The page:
The safety and efficacy of venlafaxine therapy in combination with weight loss agents, including phentermine, have not been established. Coadministration of venlafaxine hydrochloride extended-release capsules and weight loss agents is not recommended. Venlafaxine hydrochloride extended-release capsules are not indicated for weight loss alone or in combination with other products.

Pediatric Patients

Weight loss has been observed in pediatric patients (ages 6 to 17) receiving venlafaxine hydrochloride extended-release capsules. In a pooled analysis of four eight-week, double-blind, placebo-controlled, flexible dose outpatient trials, for major depressive disorder (MDD), venlafaxine hydrochloride extended-release capsule-treated patients lost an average of 0.45 kg (n = 333), while placebo-treated patients gained an average of 0.77 kg (n = 333). More patients treated with venlafaxine hydrochloride extended-release capsules than with placebo experienced a weight loss of at least 3.5% in the MDD study (18% of venlafaxine hydrochloride extended-release capsule-treated patients vs. 3.6% of placebo-treated patients; p < 0.001) (see PRECAUTIONS , General , Changes in Appetite).

The risks associated with longer-term venlafaxine hydrochloride extended-release capsule use were assessed in an open-label MDD study of children and adolescents who received venlafaxine hydrochloride extended-release capsules for up to six months. The children and adolescents in the study had increases in weight that were less than expected based on data from age- and sex-matched peers. The difference between observed weight gain and expected weight gain was larger for children (< 12 years old) than for adolescents (≥ 12 years old).

Changes in Height

Pediatric Patients

During the eight-week placebo-controlled MDD studies, venlafaxine hydrochloride extended-release capsule-treated patients grew an average of 0.8 cm (n = 146), while placebo-treated patients grew an average of 0.7 cm (n = 147). In the six-month, open-label MDD study, children and adolescents had height increases that were less than expected based on data from age- and sex-matched peers. The difference between observed growth rates and expected growth rates was larger for children (< 12 years old) than for adolescents (≥ 12 years old).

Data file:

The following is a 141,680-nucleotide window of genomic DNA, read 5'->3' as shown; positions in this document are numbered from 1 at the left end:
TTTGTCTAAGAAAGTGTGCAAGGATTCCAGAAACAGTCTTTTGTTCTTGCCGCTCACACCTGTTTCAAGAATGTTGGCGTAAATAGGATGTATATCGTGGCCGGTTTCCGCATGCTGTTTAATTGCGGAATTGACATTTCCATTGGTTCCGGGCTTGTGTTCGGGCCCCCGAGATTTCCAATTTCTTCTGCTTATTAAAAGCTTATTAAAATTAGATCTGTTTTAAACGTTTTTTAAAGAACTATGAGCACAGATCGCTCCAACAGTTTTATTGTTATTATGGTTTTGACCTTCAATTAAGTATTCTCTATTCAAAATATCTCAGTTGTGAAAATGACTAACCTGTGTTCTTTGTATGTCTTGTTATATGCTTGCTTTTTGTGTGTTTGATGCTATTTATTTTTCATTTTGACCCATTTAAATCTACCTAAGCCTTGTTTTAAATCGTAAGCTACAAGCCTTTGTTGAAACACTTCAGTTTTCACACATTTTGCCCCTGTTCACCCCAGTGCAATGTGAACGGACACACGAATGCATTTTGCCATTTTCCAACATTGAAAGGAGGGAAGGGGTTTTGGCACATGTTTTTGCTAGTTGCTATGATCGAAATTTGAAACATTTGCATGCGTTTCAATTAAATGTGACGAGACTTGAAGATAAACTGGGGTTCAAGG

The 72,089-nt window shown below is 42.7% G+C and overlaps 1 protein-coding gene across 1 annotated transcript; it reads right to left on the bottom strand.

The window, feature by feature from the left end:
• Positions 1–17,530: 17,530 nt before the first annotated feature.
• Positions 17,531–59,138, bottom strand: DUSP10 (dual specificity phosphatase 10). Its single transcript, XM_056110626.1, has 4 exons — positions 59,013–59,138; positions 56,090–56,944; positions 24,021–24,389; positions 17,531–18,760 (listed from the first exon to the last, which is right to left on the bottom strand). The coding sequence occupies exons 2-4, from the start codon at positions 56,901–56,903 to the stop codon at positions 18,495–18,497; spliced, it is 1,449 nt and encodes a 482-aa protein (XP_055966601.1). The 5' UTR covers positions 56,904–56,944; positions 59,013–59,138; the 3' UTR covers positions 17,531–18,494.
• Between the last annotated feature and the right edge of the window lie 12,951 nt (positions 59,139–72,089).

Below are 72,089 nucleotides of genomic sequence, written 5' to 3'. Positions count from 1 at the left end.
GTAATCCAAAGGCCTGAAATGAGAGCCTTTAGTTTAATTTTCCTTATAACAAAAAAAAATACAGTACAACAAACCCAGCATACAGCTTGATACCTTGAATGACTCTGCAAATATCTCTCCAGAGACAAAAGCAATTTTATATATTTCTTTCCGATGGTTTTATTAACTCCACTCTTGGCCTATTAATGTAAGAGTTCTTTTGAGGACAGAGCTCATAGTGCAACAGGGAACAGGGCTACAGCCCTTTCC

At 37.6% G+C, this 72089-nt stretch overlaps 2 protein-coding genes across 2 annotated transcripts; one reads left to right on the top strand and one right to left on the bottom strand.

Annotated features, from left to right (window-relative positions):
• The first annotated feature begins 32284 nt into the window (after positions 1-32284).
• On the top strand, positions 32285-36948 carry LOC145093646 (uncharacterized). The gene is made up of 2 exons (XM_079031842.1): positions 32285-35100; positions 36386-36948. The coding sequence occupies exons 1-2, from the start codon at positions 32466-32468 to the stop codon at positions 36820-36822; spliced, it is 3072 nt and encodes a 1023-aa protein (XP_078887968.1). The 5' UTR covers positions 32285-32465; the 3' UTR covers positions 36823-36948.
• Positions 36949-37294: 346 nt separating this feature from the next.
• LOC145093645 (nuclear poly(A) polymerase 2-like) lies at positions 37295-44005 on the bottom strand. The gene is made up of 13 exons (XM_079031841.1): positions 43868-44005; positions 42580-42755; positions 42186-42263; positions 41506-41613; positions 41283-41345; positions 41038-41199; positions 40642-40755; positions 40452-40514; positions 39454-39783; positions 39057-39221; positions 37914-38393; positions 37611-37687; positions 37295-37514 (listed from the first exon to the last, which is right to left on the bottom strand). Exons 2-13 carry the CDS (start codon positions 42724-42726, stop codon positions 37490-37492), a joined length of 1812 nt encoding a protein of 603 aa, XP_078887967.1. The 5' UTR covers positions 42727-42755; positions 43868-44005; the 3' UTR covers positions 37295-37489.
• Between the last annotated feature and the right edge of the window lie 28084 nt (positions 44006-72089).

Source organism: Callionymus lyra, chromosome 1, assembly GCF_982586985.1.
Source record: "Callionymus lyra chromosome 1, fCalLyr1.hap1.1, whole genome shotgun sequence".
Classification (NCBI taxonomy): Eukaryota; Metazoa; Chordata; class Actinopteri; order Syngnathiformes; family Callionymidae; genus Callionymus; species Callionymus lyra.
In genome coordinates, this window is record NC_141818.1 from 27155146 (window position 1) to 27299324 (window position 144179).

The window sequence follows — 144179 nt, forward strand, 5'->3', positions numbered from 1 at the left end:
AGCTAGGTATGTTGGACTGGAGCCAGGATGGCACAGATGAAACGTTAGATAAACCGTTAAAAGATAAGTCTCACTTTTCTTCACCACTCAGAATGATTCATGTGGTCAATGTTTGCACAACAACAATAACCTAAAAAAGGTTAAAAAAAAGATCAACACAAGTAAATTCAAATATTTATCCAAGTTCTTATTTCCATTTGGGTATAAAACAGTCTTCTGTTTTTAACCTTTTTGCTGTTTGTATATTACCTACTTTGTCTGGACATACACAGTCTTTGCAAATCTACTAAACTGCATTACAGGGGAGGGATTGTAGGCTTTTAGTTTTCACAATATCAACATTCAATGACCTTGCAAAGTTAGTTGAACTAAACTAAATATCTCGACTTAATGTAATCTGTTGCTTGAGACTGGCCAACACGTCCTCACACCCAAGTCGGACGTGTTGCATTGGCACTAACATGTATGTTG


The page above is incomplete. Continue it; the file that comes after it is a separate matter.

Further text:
Changes in Appetite

Adult Patients

Treatment-emergent anorexia was more commonly reported for venlafaxine hydrochloride extended-release capsule-treated (8%) than placebo-treated patients (4%) in the pool of short-term, double-blind, placebo-controlled major depressive disorder studies. The discontinuation rate for anorexia associated with venlafaxine hydrochloride extended-release capsules was 1.0% in major depressive disorder studies. Treatment-emergent anorexia was more commonly reported for venlafaxine hydrochloride extended-release capsule-treated (8%) than placebo-treated patients (3%) in the pool of short-term, double-blind, placebo-controlled panic disorder studies. The discontinuation rate for anorexia was 0.4% for patients receiving venlafaxine hydrochloride extended-release capsules for up to 12 weeks in panic disorder studies.

All MedLibrary.org resources are included in as near-original form as possible, meaning that the information from the original provider has been rendered here with only typographical or stylistic modifications and not with any substantive alterations of content, meaning or intent.

This site is provided for educational and informational purposes only, in accordance with our Terms of Use, and is not intended as a substitute for the advice of a medical doctor, nurse, nurse practitioner or other qualified health professional.

Privacy Policy | Copyright © 2020. All Rights Reserved.